Exploration and Development History of Gold Mining at the Zortman-Landusky Mine
Gold was first discovered near the Fort Belknap Indian Reservation in the Little Rocky Mountains in the late 1880's by prospectors from the Black Hills. Only minor placer gold were exploited, although the source lodes were soon found and mining commenced shortly thereafter, first in the Landusky area and then at Zortman. Development of the vein deposits accelerated in the early 1900's with the dawn of cyanide processing, and continued into the 1920's when the operation became marginal, with sporadic working until 1959. More recently a number of the major companies have explored in the area. Pegasus Explorations Ltd commenced development of the shallow, low grade stock work mineralization in 1979. Cyanide heap leach gold mining began in 1980 with 1.18 mt of ore being mined to produce 1.06 t Au and 1.65 t Ag. By 1985 the annual mining rate was 4.85 mt of ore, yielding 1.88 t Au and 4.90 t Ag (Hastings, 1988). In 1994 13.46 mt of ore were treated to produce 3.35 t Au at a cost of $US 9.75/g Au [$US 303/oz] (AME, 1995). (Zortman, Landusky: Gold (more info) ).
In the late 1800's, the Gros Ventre and the Assiniboine opposed the "sale of the mountains," which was advocated by federal commissioners who were assigned to negotiate the sale of the gold-mining country in 1896. By advising the impoverished Indians that they would starve in two years if they did not make an agreement with the government, the commissioners convinced tribal representatives to sell a strip of land, seven miles long and four miles wide, for $360,000. Pegasus Gold Company now mines this site, with heavy opposition from some tribal members. The opposition is compounded by the current reality of contaminated land and water and the accompanying health risks to the reservation people.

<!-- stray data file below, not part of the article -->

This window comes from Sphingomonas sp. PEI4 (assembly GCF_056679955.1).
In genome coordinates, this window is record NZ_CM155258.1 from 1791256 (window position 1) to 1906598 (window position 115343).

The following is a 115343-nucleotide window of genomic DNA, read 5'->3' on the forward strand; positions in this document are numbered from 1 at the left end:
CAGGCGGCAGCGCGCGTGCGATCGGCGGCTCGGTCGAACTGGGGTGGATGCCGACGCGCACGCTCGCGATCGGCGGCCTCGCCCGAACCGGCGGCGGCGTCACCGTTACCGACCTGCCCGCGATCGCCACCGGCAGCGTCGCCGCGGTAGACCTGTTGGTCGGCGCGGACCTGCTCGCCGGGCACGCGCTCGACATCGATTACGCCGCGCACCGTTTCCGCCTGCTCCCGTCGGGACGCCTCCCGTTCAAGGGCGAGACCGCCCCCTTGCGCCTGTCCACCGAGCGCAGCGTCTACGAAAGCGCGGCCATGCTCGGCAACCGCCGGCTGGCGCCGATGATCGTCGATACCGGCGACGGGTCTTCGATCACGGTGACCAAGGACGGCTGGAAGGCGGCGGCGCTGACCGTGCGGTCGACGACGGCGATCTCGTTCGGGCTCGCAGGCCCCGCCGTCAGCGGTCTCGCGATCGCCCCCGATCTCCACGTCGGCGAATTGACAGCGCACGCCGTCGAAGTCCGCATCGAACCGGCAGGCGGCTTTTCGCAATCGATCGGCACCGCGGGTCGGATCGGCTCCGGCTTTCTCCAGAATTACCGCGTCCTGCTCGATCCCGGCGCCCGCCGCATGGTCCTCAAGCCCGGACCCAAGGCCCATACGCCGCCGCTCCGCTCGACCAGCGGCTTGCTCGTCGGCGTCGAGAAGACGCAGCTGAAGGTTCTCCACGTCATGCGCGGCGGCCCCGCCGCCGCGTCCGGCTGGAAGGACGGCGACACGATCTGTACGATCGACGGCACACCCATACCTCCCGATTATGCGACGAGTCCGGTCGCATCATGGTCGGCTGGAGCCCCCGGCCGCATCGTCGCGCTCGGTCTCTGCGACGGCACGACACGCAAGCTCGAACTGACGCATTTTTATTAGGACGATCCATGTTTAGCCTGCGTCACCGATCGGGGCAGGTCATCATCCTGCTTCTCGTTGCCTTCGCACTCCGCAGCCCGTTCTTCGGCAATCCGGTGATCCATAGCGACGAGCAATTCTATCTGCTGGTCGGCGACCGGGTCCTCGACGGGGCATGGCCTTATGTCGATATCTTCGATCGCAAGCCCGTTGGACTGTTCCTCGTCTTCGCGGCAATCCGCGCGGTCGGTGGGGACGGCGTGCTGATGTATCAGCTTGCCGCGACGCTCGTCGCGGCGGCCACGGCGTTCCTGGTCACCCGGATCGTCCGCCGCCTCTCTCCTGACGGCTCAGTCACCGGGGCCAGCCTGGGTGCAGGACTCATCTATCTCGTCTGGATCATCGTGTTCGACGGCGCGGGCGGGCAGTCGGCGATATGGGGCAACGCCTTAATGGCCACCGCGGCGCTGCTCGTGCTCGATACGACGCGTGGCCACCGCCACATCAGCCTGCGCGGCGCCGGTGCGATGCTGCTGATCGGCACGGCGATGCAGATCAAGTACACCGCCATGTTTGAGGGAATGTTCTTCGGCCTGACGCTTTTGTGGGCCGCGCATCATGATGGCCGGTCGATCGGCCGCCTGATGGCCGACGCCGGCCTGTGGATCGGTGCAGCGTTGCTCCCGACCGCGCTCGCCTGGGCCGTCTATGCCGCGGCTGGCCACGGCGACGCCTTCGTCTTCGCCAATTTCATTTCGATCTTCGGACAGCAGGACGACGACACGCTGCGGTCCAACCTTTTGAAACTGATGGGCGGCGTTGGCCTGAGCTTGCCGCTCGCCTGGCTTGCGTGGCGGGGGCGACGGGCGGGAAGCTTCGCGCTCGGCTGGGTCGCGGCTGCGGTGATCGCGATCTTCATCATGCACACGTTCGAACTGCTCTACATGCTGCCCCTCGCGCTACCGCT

Gold production increased sharply in the late 1980's due to the use of heap leach gold mining to extract gold. This involves the placement of the ore on heap leach pads and spraying cyanide onto the ore to extract the gold. The Zortman mine was the first major heap leach gold mine in the United States. Click here (more info) to view a graph that provides information about U. S. gold production from the 1840's to the 1990's.
Investigate Gold Mining at the Zortman-Landusky Mine
- Landusky and Zortman Historic Context. This Montana Department of Environmental Quality webpage provides information about gold mining at the Landusky and Zortman mines. The webpage concentrates on the historic context of the mining from the early discovery of gold in the 1800s, through several cycles of boom and bust. A brief description of the geology of the gold deposits is given. Also provided is the history of selected mines including the Gold Bug Mine, the August Mine, the Little Ben Mine, and the Ruby Gulch Complex. ( This site may be offline. )
- Technical Resource Document: Extraction and Beneficiation of Ores and Minerals
Volume 2: Gold. This EPA document provides detailed information about the gold mining industry in terms of the wastes associated with gold mining and processing. The report briefly characterizes the geology of gold ores and the economics of the industry. Specific information from EPA site visits is included for the Brewer Mine, Colosseum Mine, Nerco Minerals Cripple Creek, and the Newmont Gold Company in Nevada. ( This site may be offline. )
- Zortman, Landusky: Gold. This Porter GeoConsultancy webpage describes the gold and silver deposits at Zortman and Landusky in north central Montana. Early exploration and development history of gold and silver in the Little Rocky Mountains, and the geology of this area are discussed. (more info)
- Gold Deposits of Zortman-Landusky, Little Rocky Mountains, Montana. [Hastings, 1988] This paper discusses the history and development of the gold deposits of the Zortman-Landusky mine. Geologic information is provided about the regional setting, structural geology, sedimentary rocks, igneous rocks, and ore deposits of the area. Many figures accompany the text, including a geologic map and stratigraphic column of the Little Rocky Mountains. (citation and description)
- Mineral Resources, Economics and the Environment. [Kesler, 1994] This is a textbook that covers mineral resources, economics and the environment. (citation and description)